Share this article →

Search articles

Vitiligo advocates share the 8 changes they want to see in society

 Posted on 25th June 2022  5 minute read

Sane Seven is a leading female portrait photographer who focusses on gender equality and diversity in advertising, media, business, and politics. Her vitiligo portraits won gold in New York Photography Awards in 2021 and London Photography Awards in 2022.

To continue the awareness campaign, Sane (real name Viktorija) collaborated with 8 amazing people for World Vitiligo Day who shared their experiences of living with Vitiligo to change and expand public’s views and perceptions of the condition. In this unique project the vitiligo advocates and models reflect on the reaction they get from society, and the changes they would like to see as we work together to raise awareness of vitiligo with the general public.

What societal change would you like to see for people with vitiligo?

My genuine wish is for people to be comfortable with who they are and comfortable in their own
skin. I hope this can be achieved by raising awareness of what vitiligo is to the general public. This condition, something I now consider a blessing, had a severe effect on my mental and personal development and even to this day I still sometimes struggle to see myself as a normal person. I don’t want people to go through what I did, especially those who develop vitiligo at a young age like me. It is all too common of an occurrence when people who ask me about treatments then go on to explain that their child has vitiligo and they’re worried about them. This is especially the case in ethnic minority families where there is sometimes more judgement due to pressure on reputation.

Vitiligo should not be seen as such a taboo, especially when it is simply purely
cosmetic; it is just stigmatised. Such stigmatisation is irrefutably a detriment to a child’s development. People need to become more aware of vitiligo; I genuinely find it astonishing how little people understand it – I’ve even had people ask me if it’s infectious! I want people with vitiligo to embrace their adversity, once I realised that my adversity doesn’t necessarily need to be something that holds me back, it became fuel for the way I’m motivated to change the world and to help others

I would like to see a world where people see vitiligo for its pure beauty and not just something that ‘needs to be cured’ or ‘healed’. The vast differences and uniqueness you get between one
person’s pattern to the next are beautiful. And I think we should see more of that!

As for society, the change starts with you. If you can accept yourself completely, others around you
will too. Society just needs to get over the pre-notions of beauty. I mean beauty is far too subjective to ever feel ugly. Isn’t it?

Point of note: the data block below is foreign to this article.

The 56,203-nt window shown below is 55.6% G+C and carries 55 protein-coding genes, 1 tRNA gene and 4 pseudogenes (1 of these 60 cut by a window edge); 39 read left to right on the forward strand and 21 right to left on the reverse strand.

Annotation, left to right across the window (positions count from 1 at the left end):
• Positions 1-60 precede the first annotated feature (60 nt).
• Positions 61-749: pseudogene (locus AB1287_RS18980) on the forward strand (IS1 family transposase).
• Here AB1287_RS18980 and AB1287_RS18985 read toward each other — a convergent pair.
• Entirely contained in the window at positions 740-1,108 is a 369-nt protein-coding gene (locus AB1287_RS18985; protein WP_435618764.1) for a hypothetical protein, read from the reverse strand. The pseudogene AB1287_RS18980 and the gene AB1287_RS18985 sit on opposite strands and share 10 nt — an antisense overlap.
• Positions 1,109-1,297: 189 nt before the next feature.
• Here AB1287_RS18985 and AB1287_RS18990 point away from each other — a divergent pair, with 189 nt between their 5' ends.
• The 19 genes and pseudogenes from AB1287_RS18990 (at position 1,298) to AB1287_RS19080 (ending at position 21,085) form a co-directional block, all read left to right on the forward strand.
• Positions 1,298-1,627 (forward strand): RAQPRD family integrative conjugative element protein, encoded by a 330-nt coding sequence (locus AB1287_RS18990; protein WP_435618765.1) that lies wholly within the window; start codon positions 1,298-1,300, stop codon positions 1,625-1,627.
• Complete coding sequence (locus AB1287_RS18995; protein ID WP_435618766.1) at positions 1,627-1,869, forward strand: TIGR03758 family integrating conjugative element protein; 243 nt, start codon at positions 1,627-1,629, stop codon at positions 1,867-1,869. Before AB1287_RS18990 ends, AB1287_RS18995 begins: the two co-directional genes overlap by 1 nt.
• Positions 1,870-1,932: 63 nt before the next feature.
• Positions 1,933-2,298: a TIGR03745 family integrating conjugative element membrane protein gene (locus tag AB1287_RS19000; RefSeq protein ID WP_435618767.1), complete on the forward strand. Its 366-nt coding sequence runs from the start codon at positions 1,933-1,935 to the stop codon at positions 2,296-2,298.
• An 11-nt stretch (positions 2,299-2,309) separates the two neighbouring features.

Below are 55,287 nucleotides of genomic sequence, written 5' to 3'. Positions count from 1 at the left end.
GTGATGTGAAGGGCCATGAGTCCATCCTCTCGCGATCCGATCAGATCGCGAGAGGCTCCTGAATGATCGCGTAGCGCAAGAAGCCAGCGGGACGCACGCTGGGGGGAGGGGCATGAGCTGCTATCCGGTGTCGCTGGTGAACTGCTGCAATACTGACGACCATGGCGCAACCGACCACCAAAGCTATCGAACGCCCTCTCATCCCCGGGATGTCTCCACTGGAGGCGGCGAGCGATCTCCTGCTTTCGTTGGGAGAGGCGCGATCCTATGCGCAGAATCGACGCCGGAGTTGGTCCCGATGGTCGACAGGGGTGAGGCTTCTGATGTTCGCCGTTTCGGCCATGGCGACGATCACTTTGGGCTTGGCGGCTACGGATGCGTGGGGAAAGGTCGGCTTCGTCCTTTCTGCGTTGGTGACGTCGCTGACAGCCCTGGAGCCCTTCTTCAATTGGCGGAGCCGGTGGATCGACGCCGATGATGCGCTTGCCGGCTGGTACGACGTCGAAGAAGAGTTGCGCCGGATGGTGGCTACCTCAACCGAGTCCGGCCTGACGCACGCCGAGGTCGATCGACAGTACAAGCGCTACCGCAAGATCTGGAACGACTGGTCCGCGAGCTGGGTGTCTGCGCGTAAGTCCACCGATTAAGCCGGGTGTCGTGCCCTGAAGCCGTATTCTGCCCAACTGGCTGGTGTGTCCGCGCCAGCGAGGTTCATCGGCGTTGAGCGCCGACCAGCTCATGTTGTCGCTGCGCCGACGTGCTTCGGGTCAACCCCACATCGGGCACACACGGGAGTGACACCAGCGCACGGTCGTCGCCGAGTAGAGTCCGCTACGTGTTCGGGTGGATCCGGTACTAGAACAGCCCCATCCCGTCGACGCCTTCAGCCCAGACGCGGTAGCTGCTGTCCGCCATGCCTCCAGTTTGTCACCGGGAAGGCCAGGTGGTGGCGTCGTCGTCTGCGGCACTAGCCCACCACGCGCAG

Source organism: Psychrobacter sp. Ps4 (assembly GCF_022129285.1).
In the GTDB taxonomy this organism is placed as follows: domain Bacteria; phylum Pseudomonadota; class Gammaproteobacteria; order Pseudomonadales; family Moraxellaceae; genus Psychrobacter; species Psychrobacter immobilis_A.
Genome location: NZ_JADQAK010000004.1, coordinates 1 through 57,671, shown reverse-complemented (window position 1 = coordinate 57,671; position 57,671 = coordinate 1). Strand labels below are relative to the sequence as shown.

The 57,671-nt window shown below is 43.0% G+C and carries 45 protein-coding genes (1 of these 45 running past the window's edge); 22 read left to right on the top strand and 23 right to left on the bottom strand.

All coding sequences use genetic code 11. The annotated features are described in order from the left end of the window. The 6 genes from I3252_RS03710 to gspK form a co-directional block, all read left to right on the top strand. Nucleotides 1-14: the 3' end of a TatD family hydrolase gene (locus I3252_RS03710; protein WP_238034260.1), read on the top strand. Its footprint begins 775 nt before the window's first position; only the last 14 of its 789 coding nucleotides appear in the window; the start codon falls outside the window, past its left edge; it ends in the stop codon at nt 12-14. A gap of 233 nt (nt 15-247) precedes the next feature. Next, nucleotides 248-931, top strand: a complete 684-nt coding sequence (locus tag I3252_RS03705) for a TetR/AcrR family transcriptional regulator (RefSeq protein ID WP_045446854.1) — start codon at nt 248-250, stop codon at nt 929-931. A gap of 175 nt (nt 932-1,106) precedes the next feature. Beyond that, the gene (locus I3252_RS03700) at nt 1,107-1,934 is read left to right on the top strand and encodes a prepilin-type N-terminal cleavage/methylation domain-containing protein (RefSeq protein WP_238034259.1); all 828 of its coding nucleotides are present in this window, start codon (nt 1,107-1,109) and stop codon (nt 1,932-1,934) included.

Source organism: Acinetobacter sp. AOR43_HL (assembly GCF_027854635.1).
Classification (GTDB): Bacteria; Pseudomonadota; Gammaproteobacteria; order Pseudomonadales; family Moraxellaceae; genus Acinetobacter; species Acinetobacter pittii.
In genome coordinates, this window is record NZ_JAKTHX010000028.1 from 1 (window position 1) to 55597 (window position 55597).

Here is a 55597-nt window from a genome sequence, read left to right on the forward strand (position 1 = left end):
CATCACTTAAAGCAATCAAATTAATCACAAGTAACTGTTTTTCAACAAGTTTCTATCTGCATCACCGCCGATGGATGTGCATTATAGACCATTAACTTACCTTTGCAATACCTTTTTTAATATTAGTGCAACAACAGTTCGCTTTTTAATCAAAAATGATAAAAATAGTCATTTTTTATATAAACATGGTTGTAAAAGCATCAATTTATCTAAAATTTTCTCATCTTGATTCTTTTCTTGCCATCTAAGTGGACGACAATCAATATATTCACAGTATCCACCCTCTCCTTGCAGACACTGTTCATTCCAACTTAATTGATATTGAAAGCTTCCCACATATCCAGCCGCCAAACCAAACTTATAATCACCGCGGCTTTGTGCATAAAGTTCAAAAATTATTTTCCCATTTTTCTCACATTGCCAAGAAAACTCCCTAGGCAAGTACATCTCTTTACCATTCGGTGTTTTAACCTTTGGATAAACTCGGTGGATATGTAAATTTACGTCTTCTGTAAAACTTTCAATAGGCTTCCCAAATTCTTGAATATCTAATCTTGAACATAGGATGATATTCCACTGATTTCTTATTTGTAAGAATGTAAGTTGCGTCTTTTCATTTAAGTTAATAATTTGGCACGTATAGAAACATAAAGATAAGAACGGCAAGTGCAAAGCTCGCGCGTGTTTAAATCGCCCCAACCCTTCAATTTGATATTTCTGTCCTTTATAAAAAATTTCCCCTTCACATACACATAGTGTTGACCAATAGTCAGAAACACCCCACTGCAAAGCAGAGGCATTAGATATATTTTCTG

The changes I would love to see for people with Vitiligo are:

1) Free sun cream on NHS

2) More models with Vitiligo in the main stream fashion

3) More children’s books with characters that have vitiligo or any other visual difference

4) I’d like for Vitiligo to be recognised as simply just a condition. We are often spoken of as
“sufferers”. I don’t suffer from Vitiligo. I have Vitiligo; it doesn’t have me.

5) Accessible and decent make-up on the NHS free. Not for me but for people who are at the
beginning of their journey. The cheap stuff they have available resembles thick horrible face paint.

I hope society can continue to make a safe place for us to feel confident and comfortable in our
skin. I would love for the diversity to remain strong, to see more of us having the same chances in

jobs and careers as everyone else. I’m a Model and I can say my Vitiligo certainly stands me out
from the crowd. I love it. That’s my USP.

I want more representation for people in society that look like me. I know that a lot of people with
vitiligo aren’t comfortable in their skin when they get diagnosed and I think being able to see people that look like them in the media will help with their confidence in their skin.

I’d love to see people acknowledge that it’s not something we can control and ask what it is is
perfectly okay! And feels so much nicer than a rude stare.

I would love to see more education about diversity in school, and media. We are all are all genetically, and biologically different. Even twins have their own unique traits. However, one thing we all have in common, with Vitiligo and without it, is that everyone is worthy of love and support.

Why not comment below and share the change you would like to see? Our Society exists to create positive change in the UK, and across the world – we can’t do this without the amazing advocates who step forward and tell us what change they want to see.

About the Author

Abigail Hurrell

Abbie joined The Vitiligo Society in 2021 and is responsible for leading the strategic development and operational delivery of the Charity.

Abbie lives in Northamptonshire with her dog, Ruby and her three cats, Luna, Ness and Pip.

Abbie joined The Vitiligo Society in 2021 and is responsible for leading the strategic development and operational delivery of the Charity.

Abbie lives in Northamptonshire with her dog, Ruby and her three cats, Luna, Ness and Pip.